This novel is available from Jupiter Gardens Press.
“There’s a lot more to this than just driving the boat.” Reesa saw a smaller motorboat off to her side and waved. A little boy on board jumped up and down as he waved back. “It’s fun, though.”
“For you,” Micah said. “You just have to sit there while I steer. So anyway, did I freak you out completely, or just a little bit?”
“You mean with the marriage stuff?” She didn’t even want to think about it. Knowing that they’d keep seeing each other told her enough about the future. She didn’t want to think any farther ahead than that. Bad enough he had clothes and a toothbrush at her apartment, and that had been her idea.
“I wasn’t proposing,” he explained. “Just saying, someday we might end up there. Or we might move in together, or we might just keep things as they are now. Don’t worry so much, honey. I’m not trying to make you make any decisions about the rest of your life. I just mentioned it because it’s something I’ve thought about. Not specifically with you. I mean…shit, I’m screwing this all up, aren’t I?”
“Kind of,” she agreed. Then she decided to cut him some slack. “I do understand what you’re saying. You’re one of those white-picket-fence, two and half kids and a dog sort of people, right?”
He laughed. “Yeah, that kind of sums it up. Growing up, I used to imagine what the right woman would be like. And then I never found her. I’m thirty-two, which isn’t exactly ancient or anything, but most of the people I went to school with are married now. Some are even divorced, which isn’t really what I’d want. The point is, I thought I’d have found someone by now. Honestly, I’d almost given up.”
“And then you met me?” she said sarcastically.
“And then I met you.” He looked at her solemnly. “I haven’t known you long enough to say you’re ‘the one’ or anything like that.” He made air quotes. “I know that you and I get along better than anyone else I’ve ever dated. And you don’t mind the work schedule, which is a plus. If you aren’t ‘the one,’ you’re pretty darn close.”
“You sound an awful lot like you’re looking for more of a commitment than we’ve already agreed to.” If they hadn’t been out in the middle of the ocean, she would have walked away from him. She didn’t like to be pressured, and even though she doubted he intended it that way, he certainly did seem to be pressuring her. Maybe it had just been way too long since he’d had a serious girlfriend and he’d become overexcited about the idea.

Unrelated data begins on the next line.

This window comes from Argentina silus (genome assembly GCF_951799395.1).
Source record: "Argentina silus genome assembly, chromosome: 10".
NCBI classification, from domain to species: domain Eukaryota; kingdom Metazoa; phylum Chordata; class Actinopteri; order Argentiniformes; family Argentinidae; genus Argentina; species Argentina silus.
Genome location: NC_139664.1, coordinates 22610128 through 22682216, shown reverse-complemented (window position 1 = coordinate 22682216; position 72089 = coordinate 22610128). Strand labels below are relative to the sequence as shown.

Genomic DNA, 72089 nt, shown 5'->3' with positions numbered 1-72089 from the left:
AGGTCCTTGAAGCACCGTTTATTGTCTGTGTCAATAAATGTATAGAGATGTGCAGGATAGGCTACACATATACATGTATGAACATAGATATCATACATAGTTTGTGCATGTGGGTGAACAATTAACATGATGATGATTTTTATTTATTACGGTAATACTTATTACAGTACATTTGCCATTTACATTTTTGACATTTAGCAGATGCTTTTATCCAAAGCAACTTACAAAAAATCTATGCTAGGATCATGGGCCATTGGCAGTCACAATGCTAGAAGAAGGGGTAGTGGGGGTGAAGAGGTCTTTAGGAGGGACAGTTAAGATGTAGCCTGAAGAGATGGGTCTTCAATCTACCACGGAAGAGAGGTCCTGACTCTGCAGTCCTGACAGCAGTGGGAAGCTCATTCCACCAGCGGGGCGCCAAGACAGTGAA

Maybe she was the one with the issues, and she needed to just listen to him and accept that he was only expressing his opinion, not trying to force her into anything. Some women would love hearing a man say he might want to spend the rest of his life with them. They wouldn’t see it as a trap, they’d see it as proof that they deserved something that good.
She was thirty years old and the most serious relationship she’d ever had had been with Kent. And that had only happened because it had seemed like the right time to have a relationship, not because Kent had seemed like the right man to do it with.
“I’m not looking for anything more than you’re willing to give,” Micah assured her. “Look, I know I’m botching this up. We’ve already established I’m awkward with the whole dating thing. I’m not professing undying love for you or anything like that. I’m just saying that I do love you, and I won’t mind if things do wind up with us having a stronger commitment. I also won’t mind if we don’t. I just want to have you around. Okay?”
“You are pretty damn awkward.” Reesa stared out the windshield. “I think I understand. Just realize, I do have issues, even though I look like I have it together. So yeah, I’m going to freak out a little if you start talking moving in and marriage and all that stuff. Doesn’t mean I don’t want it someday. I used to daydream about it too. Too much has happened in my life for me to have a very positive outlook about it right now, though. So how about if we just agree that we love each other, we’re seeing each other, and whatever happens, happens?”
“Yeah, I think that’s what I meant to say,” he said slowly. “You’re much better at this talking thing than I am. Maybe I should hire you to translate me.”
“Except that I’m the one you need to be translated for,” she pointed out.
“I think you understand me very well.” He put his hand on her knee. “You and I seem to think along the same lines sometimes.”
“Yeah, we do.”
For a while, Micah drove the boat around, keeping an eye out for any trouble. All the boaters they passed waved, and some called hellos. Reesa sat back and enjoyed the wind flowing through her hair as the boat continued through the water. Despite the choppy waves, she loved being out, away from land and away from all the crap she’d dealt with. Something about the ocean made it all seem to go away.